• The best shot, for me, was probably Steve Stricker’s tee shot on the par-3, No. 2 in the afternoon. It hit in the fringe, a yard up from the water, and rolled pin high, a foot from the hole. Second best with Rory McIIroy’s chip-in in the morning on No. 3. It popped up over a hill then went into a twisting slow roll into the cup for a hole win and eventual match win. Third, Phil Mickelson’s chip out of the crap to within eight feet on No. 12 in the afternoon.
    • Initially, I thought Team Europe captain Jose Maria Olazabal made a mistake waiting to play Ryder Cup rookie Nicolas Colsaerts. He sat him out the morning sessions and played in the afternoon. My thought was it have been better to throw him in right away. By waiting till the afternoon he could see his see his teammates do well and be under pressure to match it. It they do bad, he’d be under pressure to step up. But he was terrific, carrying his partner, Lee Westwood, in a 1-up victory over Woods and Stricker.
    • On the U.S. side, captain Davis Love III would have been better served to use Bubba Watson in both sessions. He can thrive on this course and in this format. It showed when he teamed with Webb Simpson in the afternoon to wipe out Peter Hanson and Paul Lawrie, 5&4, the most lopsided match of the day.
    • It’s a gentlemen’s game, lots of handshakes and polite behavior, but I like it when gamesmanship chops up unexpectedly. All match long, one team would concede short putts then, all of sudden, that same putt wwas not conceded. You have to putt it, and sometimes you miss. That can piss people off. It’s a mind game that you can’t find in any other format.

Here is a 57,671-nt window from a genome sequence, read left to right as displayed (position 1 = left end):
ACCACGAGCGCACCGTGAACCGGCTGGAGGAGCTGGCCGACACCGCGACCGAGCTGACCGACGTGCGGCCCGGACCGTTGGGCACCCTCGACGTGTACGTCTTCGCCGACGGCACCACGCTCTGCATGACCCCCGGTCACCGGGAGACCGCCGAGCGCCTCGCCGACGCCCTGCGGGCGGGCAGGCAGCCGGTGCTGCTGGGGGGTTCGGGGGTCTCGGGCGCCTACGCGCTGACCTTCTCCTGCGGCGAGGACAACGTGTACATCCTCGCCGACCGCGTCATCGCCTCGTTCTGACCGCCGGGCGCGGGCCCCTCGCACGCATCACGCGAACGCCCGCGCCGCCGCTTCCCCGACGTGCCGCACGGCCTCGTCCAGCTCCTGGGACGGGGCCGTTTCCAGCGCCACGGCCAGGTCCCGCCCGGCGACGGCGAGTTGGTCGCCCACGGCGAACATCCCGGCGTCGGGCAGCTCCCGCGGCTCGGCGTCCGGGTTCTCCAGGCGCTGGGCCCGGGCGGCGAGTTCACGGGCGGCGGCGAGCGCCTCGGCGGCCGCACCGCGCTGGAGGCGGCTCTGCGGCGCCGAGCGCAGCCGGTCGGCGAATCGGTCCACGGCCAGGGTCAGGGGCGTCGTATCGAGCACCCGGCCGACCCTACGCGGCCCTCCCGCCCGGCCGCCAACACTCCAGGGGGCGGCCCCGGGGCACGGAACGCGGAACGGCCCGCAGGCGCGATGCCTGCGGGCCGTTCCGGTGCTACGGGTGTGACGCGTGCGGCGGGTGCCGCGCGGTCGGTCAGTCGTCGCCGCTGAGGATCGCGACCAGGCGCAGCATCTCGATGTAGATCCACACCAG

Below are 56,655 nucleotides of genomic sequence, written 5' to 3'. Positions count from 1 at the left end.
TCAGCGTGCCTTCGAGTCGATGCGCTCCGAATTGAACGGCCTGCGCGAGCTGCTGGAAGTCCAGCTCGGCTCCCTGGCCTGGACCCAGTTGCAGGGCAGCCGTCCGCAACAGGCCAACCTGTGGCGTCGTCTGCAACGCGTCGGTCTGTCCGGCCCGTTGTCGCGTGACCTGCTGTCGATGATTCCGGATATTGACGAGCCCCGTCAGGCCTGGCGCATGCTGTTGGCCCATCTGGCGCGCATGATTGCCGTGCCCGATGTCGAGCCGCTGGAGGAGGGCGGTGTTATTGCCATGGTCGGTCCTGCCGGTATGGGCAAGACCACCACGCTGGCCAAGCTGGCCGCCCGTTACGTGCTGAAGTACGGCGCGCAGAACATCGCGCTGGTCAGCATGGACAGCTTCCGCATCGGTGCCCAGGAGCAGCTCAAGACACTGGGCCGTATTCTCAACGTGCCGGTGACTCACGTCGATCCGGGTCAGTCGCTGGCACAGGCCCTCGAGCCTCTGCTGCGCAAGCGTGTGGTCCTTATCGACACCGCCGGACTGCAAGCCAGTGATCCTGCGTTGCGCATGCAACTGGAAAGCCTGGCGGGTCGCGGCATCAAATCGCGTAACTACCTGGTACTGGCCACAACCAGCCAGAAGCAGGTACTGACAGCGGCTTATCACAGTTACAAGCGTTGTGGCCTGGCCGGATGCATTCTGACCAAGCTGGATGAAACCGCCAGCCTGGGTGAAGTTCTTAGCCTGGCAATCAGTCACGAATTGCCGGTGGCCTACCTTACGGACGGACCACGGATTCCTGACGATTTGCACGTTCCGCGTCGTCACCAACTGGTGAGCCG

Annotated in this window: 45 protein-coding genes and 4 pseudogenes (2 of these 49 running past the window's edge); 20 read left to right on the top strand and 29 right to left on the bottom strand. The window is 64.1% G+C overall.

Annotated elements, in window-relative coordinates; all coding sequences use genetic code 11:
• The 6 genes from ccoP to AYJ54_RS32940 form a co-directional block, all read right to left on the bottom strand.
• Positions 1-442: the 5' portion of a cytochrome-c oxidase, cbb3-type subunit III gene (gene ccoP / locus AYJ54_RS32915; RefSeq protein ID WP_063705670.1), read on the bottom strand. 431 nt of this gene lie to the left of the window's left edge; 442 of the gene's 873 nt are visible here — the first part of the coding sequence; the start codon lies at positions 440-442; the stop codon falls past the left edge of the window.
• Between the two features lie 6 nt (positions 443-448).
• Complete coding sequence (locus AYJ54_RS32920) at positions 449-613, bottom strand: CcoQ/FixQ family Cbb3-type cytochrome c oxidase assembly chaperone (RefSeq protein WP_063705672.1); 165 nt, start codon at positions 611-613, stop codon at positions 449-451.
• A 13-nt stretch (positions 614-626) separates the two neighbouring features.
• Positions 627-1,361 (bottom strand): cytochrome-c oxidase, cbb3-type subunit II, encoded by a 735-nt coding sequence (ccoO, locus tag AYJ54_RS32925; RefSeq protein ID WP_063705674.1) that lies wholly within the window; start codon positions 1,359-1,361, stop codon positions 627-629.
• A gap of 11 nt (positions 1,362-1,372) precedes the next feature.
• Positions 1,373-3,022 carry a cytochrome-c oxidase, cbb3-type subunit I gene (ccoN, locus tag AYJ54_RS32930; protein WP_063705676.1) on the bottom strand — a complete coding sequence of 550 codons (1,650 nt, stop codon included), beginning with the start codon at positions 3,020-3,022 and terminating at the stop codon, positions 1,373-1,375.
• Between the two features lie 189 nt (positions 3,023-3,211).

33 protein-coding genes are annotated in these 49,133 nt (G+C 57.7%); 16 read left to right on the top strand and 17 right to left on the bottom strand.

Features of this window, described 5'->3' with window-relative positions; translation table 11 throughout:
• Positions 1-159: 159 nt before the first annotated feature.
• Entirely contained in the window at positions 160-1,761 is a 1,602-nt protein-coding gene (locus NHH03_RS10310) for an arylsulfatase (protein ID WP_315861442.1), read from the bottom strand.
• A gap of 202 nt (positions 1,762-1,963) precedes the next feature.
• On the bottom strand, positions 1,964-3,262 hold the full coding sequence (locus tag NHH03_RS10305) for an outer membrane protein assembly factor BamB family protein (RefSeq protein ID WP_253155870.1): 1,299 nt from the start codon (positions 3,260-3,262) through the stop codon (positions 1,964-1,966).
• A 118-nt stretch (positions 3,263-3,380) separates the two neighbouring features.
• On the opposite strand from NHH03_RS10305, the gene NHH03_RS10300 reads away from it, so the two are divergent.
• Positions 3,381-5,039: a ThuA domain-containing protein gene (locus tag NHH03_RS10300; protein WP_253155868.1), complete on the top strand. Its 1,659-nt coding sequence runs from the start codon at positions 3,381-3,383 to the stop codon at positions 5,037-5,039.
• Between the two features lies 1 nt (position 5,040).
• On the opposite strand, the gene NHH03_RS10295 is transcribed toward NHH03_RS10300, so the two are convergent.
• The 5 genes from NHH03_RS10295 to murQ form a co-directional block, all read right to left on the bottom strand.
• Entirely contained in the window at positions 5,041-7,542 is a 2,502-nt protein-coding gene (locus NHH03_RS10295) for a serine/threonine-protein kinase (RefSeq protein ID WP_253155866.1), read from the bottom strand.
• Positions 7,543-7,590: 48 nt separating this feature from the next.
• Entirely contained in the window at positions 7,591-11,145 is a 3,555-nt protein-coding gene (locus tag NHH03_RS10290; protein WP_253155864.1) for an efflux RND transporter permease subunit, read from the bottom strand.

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Bob Sherwin

Bob grew up in Cleveland, an underdog city with perennial underdog teams, and that gave him an appreciation and an affinity for the grinders in golf, guys such as Rocco Mediate, Jhonattan Vegas and star-crossed John Daly. This is the 46th year for Bob as a sportswriter, the first 34 working for newspapers throughout the west, Tucson (Daily Star), San Francisco (Examiner) and Seattle (Times), and the past 10 years as a freelancer. He has covered just about every sport, including golf tournaments, Tucson Open, Bing Crosby/AT&T Pro-Am, the 1998 PGA Championship, the 2010 U.S. Senior Open, the 2010 U.S. Amateur the 2015 U.S. Open and the annual Champions Tour Boeing Classic. He also writes articles for golf magazines. For most of his 20 years at the Seattle Times his primary beat was the Mariners. He then picked up Washington men’s basketball in the winter. He also was the beat writer for the Sonics, including 1996 when they played the Bulls for the NBA title. After a lifetime hacking on public courses, he finally gave in and joined a country club in 2011, the Members Club of Aldarra near Seattle. Despite (or perhaps because) of his 14 handicap, he won the ‘Super Senior” (65 and older) championship in 2017. He has a pair of aces – 37 years apart – and in 2009 came agonizingly close to his ultimate golf goal of scoring in the 70s when he finished with an even 80. He lives in Seattle, and spends part of his winters in Marco Island, Fla.